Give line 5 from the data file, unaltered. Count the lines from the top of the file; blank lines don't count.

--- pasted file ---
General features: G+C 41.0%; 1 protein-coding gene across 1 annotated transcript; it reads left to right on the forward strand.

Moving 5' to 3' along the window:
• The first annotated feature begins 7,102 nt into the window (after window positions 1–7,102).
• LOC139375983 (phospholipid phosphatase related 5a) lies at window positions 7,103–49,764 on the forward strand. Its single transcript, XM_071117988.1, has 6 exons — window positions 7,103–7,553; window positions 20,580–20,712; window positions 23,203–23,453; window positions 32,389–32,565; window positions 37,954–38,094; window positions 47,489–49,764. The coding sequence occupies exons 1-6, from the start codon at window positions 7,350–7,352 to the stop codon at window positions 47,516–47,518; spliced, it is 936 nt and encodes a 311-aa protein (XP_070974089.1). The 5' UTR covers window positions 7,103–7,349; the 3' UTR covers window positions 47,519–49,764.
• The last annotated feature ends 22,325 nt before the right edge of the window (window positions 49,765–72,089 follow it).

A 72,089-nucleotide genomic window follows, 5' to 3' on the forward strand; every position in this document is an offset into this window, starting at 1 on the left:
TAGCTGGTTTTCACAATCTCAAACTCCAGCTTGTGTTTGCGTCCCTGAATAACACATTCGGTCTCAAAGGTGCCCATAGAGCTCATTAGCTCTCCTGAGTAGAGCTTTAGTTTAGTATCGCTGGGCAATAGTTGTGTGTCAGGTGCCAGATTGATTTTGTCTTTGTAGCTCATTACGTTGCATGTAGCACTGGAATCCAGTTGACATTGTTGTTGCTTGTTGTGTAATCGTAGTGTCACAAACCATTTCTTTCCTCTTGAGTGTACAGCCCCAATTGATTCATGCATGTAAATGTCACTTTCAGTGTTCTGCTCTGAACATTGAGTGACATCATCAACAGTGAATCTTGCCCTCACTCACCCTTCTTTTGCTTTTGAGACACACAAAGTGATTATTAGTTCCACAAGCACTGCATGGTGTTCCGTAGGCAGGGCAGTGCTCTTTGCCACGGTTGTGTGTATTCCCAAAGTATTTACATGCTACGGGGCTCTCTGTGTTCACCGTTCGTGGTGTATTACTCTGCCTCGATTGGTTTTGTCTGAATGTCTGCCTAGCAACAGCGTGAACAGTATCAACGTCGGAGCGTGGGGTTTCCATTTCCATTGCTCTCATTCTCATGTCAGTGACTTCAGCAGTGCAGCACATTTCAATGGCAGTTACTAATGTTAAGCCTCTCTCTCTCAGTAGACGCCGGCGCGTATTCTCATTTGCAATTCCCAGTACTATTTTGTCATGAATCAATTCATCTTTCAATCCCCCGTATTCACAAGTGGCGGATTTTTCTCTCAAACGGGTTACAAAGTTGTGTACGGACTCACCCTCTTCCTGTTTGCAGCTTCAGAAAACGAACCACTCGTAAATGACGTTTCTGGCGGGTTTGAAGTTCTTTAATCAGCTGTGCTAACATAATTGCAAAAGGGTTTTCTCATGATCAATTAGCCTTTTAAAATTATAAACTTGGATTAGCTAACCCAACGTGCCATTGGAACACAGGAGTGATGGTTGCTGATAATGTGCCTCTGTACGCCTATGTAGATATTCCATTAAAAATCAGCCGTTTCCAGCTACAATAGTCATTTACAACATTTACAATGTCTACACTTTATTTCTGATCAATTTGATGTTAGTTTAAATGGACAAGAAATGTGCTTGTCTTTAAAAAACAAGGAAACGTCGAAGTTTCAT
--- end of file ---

• The last annotated feature ends 22,325 nt before the right edge of the window (window positions 49,765–72,089 follow it).